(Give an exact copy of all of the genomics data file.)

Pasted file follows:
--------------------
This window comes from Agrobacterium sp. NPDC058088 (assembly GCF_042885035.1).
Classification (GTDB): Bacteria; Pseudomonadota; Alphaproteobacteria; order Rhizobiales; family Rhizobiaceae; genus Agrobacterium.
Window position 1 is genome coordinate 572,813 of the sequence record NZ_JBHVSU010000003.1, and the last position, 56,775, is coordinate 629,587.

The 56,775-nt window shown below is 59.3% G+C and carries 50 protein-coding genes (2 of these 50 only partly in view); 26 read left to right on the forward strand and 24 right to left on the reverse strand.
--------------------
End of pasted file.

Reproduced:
This window comes from Agrobacterium sp. NPDC058088 (assembly GCF_042885035.1).
Classification (GTDB): Bacteria; Pseudomonadota; Alphaproteobacteria; order Rhizobiales; family Rhizobiaceae; genus Agrobacterium.
Window position 1 is genome coordinate 572,813 of the sequence record NZ_JBHVSU010000003.1, and the last position, 56,775, is coordinate 629,587.

The 56,775-nt window shown below is 59.3% G+C and carries 50 protein-coding genes (2 of these 50 only partly in view); 26 read left to right on the forward strand and 24 right to left on the reverse strand.